Posted in 10 Questions, Jiujitsu, Safety, Self-Defense, Violence with tags , , , , , , , , , , , , , on April 28, 2013 by Combative Corner

Eve Torres CombativeCornerEve Torres is not your typical lady – she’s a dancer, model, actress, former professional wrestler (3-time WWE Divas Champion) and now, instructor of the Gracie’s Women Empowered Program

(Combative Corner DVD Review). Click image below to watch.

I had to honor of linking up with her on Skype for an exclusive 10 Question Interview.  Watch and listen as we find out more about Eve and her new-found direction.

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Interviewer: Michael Joyce

*Photos Above used with the Permission of Ms. Eve Marie Torres

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Kuo on “What is Martial Art” : RTD 018

Posted in Day's Lesson, Discussion Question, Martial Arts, Philosophy with tags , , , , , on January 16, 2013 by mindbodykungfu

Kuo1

“Art” is one of those hard-to-define words which means different things to different people. Most people tend to think of the fine arts (painting, sculpture, dance, theater, etc) when “art” is brought up in conversation. In my opinion, art encompasses any endeavor which requires skill and is an expression of the artist. Both the fine arts and the martial arts require refined skills and are a creative expression of the artists.

Human nature has violent and physical aspects, so it only natural that there are art forms set in the context of fighting. What separates the martial “art” from mindless brawling is the systematization of the fighting such that the movements and principles of fighting can be trained without violence necessarily being the end goal. When such a systematization is present, the martial artists can train the craft of fighting and express the principles of a martial arts style in their movements. Watching martial artists who have mastered their craft is similar to watching the skillful movements of a dancer or an athlete competing at peak performance. By blending with an opponent’s attacks and weaving offense and defense, the martial artist is demonstrating a beautiful display of body movement and force interplay.

The practice of martial arts is a physical expression of the practitioner’s self. You can perceive actors performing with feeling, athletes competing with heart, and painters creating with vision. You can also tell the difference between martial practitioners moving with rote, reflexive patterns and the skillful artists moving with intent and dynamically adapting to their opponents. With skilled martial artists, the hours of deliberate practice shine through with efficient movements, powerful attacks, solid defense, clear perception of an opponent’s attacks, and an exquisite sense of timing and distance. The martial artist elevates fighting to a skilled craft.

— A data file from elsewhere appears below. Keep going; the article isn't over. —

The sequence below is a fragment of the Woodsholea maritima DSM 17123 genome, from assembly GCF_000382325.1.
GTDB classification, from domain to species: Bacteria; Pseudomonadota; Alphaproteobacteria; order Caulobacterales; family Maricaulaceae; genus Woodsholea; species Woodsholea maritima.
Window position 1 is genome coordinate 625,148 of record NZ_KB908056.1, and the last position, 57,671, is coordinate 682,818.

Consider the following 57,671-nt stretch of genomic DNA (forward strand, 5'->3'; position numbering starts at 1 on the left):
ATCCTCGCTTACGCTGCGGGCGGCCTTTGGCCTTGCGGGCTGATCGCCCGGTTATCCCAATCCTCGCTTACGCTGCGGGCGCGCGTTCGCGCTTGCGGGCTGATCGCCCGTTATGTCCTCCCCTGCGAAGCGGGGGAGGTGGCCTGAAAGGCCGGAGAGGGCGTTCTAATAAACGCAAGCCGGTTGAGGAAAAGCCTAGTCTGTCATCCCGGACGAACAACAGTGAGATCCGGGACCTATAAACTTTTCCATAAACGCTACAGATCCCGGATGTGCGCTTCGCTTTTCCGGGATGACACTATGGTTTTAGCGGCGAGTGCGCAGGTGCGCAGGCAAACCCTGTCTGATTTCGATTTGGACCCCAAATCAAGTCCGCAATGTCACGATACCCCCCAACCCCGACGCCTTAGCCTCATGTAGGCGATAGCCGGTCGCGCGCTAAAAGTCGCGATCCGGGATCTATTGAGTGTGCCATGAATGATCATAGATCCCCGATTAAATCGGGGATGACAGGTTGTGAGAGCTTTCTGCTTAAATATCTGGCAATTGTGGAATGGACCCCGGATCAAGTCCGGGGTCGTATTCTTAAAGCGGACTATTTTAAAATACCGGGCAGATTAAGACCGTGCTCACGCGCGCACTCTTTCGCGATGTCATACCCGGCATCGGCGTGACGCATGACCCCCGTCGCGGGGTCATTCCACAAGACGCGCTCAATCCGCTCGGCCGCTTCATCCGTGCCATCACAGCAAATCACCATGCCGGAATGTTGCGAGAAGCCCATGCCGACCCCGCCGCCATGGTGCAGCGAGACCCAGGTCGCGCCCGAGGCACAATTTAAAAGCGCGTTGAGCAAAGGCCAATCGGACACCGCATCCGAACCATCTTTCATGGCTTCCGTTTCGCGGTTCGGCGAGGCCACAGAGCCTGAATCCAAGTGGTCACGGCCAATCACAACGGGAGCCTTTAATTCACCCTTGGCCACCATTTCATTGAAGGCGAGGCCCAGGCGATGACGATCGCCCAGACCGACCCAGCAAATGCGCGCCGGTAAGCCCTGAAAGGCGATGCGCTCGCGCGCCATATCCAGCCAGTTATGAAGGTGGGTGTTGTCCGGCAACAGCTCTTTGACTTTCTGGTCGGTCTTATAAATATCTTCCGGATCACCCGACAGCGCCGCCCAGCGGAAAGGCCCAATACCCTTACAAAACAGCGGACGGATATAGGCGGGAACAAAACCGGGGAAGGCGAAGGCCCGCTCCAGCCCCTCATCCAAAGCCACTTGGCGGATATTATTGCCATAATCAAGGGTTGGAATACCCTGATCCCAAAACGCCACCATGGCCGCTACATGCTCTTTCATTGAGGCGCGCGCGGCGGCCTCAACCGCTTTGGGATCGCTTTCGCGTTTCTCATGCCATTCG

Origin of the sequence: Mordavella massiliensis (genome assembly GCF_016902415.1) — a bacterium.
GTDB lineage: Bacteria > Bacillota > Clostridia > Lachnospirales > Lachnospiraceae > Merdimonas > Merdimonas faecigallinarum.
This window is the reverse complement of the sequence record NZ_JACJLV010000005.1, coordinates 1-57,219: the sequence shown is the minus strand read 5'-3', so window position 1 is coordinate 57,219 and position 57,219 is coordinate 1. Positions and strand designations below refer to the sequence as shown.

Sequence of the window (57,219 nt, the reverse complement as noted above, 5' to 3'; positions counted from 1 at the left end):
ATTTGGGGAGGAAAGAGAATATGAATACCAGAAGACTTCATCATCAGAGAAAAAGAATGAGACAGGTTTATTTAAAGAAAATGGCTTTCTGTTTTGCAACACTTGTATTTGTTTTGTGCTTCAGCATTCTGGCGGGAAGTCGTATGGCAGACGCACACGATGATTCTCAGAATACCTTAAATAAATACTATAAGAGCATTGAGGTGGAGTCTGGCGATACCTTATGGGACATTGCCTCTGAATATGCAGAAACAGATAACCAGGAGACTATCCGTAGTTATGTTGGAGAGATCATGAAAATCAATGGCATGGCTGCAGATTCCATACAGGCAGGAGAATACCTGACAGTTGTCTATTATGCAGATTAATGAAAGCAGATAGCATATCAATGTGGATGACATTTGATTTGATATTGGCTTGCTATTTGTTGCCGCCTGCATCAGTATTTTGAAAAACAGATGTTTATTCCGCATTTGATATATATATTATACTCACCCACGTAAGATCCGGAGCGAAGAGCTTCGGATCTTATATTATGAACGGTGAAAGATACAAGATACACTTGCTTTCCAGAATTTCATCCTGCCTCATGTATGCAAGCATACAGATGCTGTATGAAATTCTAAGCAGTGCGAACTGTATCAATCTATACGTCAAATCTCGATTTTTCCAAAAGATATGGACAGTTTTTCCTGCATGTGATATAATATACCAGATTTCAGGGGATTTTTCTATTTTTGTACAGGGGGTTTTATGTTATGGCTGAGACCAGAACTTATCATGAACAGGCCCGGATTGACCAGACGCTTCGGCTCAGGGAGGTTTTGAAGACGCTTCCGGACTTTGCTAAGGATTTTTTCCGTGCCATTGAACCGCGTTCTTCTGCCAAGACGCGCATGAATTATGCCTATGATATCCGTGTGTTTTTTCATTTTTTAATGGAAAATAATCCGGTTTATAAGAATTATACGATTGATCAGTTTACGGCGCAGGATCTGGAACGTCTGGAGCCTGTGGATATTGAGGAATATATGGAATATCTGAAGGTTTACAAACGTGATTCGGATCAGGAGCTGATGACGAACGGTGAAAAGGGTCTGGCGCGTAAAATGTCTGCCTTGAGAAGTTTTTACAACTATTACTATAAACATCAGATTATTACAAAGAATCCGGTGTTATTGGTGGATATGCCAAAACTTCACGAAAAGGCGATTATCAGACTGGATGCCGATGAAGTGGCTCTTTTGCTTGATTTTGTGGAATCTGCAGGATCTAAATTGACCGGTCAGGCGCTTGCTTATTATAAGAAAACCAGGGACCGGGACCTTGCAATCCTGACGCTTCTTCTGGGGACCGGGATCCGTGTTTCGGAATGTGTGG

Coming from a primarily Chinese martial arts background, I also believe another defining characteristic of martial arts is that they are a path to self-improvement. At the most basic level, martial arts training develops focus, discipline, physical conditioning, and camaraderie. However, the self-improvement to which I am referring is the (perhaps cliched) life-altering, fundamental truth-realizing types of change. To pursue a martial art to a high level–or any serious endeavor for that matter–one has to devote a lot of time and effort. That in and of itself cuts off a lot of other life possibilities since time and energy and unfortunately limited resources. While on the path to mastery, martial artists must ask themselves if the art is something they truly wish to pursue and what sacrifices they are willing to make to achieve their goal. They must determine who they are, who they want to be, and what they want out of life before they can commit to pursuing mastery of an art.

To reach high levels of proficiency with a martial art, the practitioner’s mental acuity must be elevated. Even in high level athletics, physical training is rarely the limiting factor; rather it is the mental game that defines the elite. The martial artist’s mind must be trained to maintain focus, develop a keen kinesthetic feel, and perceive the conditions in a fight. Martial artists must develop mental fortitude to deal with the inevitable roadblocks and setbacks on the path to mastery. To reach their full potential, martial artists need to delve into their own psyches to conquer the mental blocks that hold them back and remove the mental clutter that cloud the understanding of fundamental principles. It is in this process of looking inward that the martial artists realize themselves and grow as people.